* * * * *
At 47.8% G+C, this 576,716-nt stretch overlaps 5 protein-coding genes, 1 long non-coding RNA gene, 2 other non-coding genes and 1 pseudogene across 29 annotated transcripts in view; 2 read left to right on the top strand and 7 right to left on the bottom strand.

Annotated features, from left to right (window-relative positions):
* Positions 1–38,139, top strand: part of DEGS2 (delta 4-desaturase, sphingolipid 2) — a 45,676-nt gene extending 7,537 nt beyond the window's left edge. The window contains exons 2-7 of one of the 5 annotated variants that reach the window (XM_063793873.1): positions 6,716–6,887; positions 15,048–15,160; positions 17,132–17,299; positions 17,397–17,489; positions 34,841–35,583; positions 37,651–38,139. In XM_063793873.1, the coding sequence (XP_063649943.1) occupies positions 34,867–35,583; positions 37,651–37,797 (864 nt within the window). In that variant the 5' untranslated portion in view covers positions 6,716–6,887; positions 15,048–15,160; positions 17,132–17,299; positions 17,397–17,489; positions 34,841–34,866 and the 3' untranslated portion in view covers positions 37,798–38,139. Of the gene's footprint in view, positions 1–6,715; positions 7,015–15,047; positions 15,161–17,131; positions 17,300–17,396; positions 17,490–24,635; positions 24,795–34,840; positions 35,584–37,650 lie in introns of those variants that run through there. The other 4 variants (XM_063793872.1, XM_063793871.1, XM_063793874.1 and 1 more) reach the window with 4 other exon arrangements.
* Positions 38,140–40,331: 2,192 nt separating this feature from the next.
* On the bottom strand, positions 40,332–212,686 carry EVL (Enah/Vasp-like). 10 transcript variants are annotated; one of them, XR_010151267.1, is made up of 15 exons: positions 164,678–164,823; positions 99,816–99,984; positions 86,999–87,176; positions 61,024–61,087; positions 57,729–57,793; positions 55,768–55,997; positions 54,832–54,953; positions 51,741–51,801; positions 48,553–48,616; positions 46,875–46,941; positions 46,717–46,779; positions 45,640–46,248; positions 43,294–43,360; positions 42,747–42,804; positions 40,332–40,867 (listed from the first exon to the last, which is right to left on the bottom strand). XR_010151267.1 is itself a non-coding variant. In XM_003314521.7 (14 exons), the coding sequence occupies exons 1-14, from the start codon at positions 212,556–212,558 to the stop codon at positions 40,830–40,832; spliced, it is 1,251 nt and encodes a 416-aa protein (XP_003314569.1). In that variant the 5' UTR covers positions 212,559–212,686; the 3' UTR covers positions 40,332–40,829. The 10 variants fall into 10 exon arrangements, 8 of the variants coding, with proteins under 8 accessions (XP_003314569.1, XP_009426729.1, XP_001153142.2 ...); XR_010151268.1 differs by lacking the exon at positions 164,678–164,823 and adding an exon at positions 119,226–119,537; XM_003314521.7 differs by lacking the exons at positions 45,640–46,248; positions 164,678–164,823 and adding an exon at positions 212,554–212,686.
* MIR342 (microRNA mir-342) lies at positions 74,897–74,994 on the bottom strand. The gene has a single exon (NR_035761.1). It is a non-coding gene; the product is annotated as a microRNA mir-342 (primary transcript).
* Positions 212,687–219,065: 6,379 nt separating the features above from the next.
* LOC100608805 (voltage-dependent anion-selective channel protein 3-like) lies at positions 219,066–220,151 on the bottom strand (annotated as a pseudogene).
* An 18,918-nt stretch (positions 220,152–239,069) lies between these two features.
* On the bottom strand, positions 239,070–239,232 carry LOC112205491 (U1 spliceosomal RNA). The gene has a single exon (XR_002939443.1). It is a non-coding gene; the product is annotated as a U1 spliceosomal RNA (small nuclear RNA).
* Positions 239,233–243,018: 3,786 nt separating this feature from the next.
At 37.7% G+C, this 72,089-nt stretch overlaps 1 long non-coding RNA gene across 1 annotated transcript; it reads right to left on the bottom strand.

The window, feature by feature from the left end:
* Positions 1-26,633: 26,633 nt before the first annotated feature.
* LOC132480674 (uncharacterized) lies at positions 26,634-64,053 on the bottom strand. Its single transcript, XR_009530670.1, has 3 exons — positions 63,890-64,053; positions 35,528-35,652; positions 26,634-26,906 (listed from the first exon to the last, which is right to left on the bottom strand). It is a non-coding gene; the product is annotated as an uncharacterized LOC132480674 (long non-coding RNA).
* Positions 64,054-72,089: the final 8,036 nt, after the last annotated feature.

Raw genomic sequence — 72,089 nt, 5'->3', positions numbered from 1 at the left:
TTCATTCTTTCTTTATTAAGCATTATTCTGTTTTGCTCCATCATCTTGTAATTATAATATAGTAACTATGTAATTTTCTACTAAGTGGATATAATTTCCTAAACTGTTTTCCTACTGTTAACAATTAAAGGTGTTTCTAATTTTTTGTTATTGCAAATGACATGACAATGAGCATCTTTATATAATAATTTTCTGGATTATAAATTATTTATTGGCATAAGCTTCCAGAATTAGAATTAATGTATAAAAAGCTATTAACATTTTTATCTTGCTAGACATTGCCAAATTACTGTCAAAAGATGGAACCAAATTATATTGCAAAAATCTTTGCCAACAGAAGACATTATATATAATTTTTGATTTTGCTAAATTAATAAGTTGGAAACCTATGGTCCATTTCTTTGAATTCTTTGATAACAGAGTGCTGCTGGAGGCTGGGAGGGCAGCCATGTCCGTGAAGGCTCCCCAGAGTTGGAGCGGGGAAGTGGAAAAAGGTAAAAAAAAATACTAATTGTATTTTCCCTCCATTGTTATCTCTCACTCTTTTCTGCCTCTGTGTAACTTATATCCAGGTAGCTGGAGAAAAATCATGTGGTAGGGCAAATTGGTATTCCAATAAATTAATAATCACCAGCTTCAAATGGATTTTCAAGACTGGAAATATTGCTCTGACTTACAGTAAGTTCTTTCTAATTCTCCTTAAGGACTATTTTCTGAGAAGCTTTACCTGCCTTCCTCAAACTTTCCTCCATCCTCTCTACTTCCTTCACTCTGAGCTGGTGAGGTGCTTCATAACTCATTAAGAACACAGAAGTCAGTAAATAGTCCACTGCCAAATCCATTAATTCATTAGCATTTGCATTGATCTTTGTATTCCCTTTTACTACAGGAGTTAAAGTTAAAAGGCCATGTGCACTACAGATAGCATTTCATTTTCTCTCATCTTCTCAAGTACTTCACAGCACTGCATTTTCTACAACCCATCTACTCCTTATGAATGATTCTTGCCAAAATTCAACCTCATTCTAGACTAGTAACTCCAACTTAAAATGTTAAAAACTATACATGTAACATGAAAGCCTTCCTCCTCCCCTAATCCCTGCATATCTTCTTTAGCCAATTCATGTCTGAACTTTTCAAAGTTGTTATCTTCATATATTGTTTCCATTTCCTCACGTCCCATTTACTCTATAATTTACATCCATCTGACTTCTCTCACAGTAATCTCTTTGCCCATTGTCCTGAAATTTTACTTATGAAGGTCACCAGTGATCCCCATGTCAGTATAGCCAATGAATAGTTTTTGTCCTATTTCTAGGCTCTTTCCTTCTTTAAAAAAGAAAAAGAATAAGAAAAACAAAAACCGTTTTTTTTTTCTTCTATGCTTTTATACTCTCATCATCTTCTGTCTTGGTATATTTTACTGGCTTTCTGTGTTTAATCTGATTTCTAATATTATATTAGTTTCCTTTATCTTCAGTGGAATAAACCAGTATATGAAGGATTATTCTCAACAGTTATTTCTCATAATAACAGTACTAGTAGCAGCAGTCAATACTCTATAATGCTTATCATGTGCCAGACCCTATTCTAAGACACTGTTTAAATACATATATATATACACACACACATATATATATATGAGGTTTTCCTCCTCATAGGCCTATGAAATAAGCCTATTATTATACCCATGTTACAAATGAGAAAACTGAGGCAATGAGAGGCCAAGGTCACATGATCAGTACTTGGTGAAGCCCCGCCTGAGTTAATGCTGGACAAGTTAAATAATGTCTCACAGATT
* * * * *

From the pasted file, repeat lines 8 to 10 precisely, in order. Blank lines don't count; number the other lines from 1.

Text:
* LOC100608805 (voltage-dependent anion-selective channel protein 3-like) lies at positions 219,066–220,151 on the bottom strand (annotated as a pseudogene).
* An 18,918-nt stretch (positions 220,152–239,069) lies between these two features.
* On the bottom strand, positions 239,070–239,232 carry LOC112205491 (U1 spliceosomal RNA). The gene has a single exon (XR_002939443.1). It is a non-coding gene; the product is annotated as a U1 spliceosomal RNA (small nuclear RNA).